When businesses choose to accept credit and debit cards, they must pay an “interchange fee” to the credit-card companies. This is a big cost for them. For a long time, credit-card companies, which are near monopolies, forced businesses to accept their terms: high rates, no minimums allowed, no discounts for people paying in cash, and more. This particularly affected poor people because they pay in cash and had to shell out more to cover the higher prices caused by card use.
Dodd-Frank changed all this. It said that interchange fees must be “reasonable and proportional” to the costs incurred for the cards. (The Fed interpreted this to mean that the fee must be, at maximum, “21 cents plus 0.05 percent multiplied by the value of the transaction, plus a 1-cent fraud-prevention adjustment, if eligible.”) It also opened up the network for competition and allowed merchants and businesses to set minimums and offer discounts for using cash. In other words, the government intervened directly and told monopolistic credit-card companies what rates they could set and what rules they would play by.
How simple and straightforward is that? This immediately solved several problems at once. It moved power from the too-powerful financial sector to the real economy of sellers and buyers. Local small businesses now have more control over the terms under which they’ll accept payments, rather than having those terms forced on them by faraway credit conglomerates. And it also simplifies regulatory enforcement.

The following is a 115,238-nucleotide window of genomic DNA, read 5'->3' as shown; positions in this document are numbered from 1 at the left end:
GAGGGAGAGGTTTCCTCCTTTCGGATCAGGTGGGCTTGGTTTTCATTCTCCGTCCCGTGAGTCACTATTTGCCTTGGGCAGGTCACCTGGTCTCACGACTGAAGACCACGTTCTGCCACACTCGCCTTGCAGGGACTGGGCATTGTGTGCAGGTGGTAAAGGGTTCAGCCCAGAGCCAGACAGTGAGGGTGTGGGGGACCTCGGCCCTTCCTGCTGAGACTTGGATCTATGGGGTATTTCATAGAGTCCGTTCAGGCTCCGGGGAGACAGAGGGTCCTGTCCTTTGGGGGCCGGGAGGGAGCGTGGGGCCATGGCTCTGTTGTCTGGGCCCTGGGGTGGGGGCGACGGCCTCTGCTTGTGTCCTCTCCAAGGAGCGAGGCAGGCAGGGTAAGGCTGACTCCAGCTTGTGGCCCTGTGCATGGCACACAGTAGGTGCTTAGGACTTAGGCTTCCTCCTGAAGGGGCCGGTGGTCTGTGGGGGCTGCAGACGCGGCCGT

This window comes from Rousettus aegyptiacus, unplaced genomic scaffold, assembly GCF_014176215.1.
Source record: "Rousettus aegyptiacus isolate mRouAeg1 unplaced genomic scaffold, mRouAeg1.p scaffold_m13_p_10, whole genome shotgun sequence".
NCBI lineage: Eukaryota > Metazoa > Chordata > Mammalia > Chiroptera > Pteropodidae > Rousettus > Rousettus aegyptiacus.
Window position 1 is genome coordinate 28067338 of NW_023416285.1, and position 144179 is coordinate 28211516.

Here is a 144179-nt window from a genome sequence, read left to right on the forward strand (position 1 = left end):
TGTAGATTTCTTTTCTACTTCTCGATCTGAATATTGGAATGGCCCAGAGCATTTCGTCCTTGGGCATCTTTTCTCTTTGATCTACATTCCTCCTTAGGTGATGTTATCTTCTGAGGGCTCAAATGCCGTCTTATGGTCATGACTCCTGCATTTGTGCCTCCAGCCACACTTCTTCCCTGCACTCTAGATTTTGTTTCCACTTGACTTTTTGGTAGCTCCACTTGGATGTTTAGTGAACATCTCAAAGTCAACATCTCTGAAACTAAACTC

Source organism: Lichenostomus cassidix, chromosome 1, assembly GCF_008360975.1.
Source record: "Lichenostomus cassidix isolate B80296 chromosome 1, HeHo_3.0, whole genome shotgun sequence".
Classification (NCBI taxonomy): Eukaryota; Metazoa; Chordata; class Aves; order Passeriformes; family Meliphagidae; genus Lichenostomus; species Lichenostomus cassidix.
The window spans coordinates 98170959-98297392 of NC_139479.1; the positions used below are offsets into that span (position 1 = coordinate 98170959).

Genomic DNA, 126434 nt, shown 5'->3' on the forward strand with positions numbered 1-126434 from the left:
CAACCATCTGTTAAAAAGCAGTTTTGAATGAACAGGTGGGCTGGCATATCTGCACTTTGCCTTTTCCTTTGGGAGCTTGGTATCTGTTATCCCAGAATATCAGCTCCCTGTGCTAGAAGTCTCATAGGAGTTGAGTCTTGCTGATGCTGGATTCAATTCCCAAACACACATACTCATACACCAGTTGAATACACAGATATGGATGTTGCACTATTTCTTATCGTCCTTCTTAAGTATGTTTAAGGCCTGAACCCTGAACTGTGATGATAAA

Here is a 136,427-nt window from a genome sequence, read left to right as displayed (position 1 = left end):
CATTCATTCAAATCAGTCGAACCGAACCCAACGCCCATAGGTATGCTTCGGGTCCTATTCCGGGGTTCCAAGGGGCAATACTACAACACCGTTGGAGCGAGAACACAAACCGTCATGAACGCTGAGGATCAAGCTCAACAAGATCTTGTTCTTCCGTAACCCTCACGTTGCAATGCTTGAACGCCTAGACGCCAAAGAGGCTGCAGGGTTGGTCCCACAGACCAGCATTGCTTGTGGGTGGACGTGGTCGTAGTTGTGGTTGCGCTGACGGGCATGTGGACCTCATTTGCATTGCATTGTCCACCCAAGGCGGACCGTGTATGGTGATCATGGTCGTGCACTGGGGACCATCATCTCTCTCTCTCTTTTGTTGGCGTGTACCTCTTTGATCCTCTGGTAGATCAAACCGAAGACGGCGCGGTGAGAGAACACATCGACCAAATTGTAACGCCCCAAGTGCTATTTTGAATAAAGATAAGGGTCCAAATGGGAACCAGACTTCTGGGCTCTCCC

This same spirit lies behind net neutrality, another important legacy of the Obama era that is now under attack. Net neutrality is the simple idea that Internet service providers should treat all of the traffic passing over their networks equally. As with Dodd-Frank, it allows the government to set a rate: All digital traffic must be allowed to travel over Internet infrastructure for the same cost. It doesn’t allow the market to set rates, and this benefits the whole economy.
This type of regulation—setting fair rates and opening up closed networks to competition, taking these decisions out of the private market—is traditionally known as “public utility” regulation. For years, policy-makers have naively assumed that market competition would break up significant concentrations of economic power. But as the economy has become more concentrated and monopolies have grown, market competition has proved a weak mechanism for protecting the public interest.
The legal historian William Novak notes that the notion of public utility was essential to the nation’s first wave of reforms, from the Gilded Age to the New Deal. An 1877 Supreme Court case, Munn v. Illinois, determined that the government could regulate businesses “affected with a public interest,” including the railroads, telephone and telegraph companies, utilities, and banking. Years later, during the New Deal, Justice Felix Frankfurter noted that the existence of a public interest “made possible, within a selected field, a degree of experimentation in governmental direction of economic activity of vast import and beyond any historical parallel.”
Liberals need to embrace these arguments in the 21st century, especially as Democrats look to tackle concentration and corporate power, and encourage the government to directly intervene to set rates in areas of public interest. “All-payer rate setting,” for example, would mean that everyone pays the same price for the same services in health care. Looking at the increasing centrality of major tech companies in our day-to-day lives, we will need the government to instruct them not to discriminate and to protect their customers’ data. These will be difficult fights, but we already have a proud history of regulation that need only be brought into a new era.
Author: Mike Konczal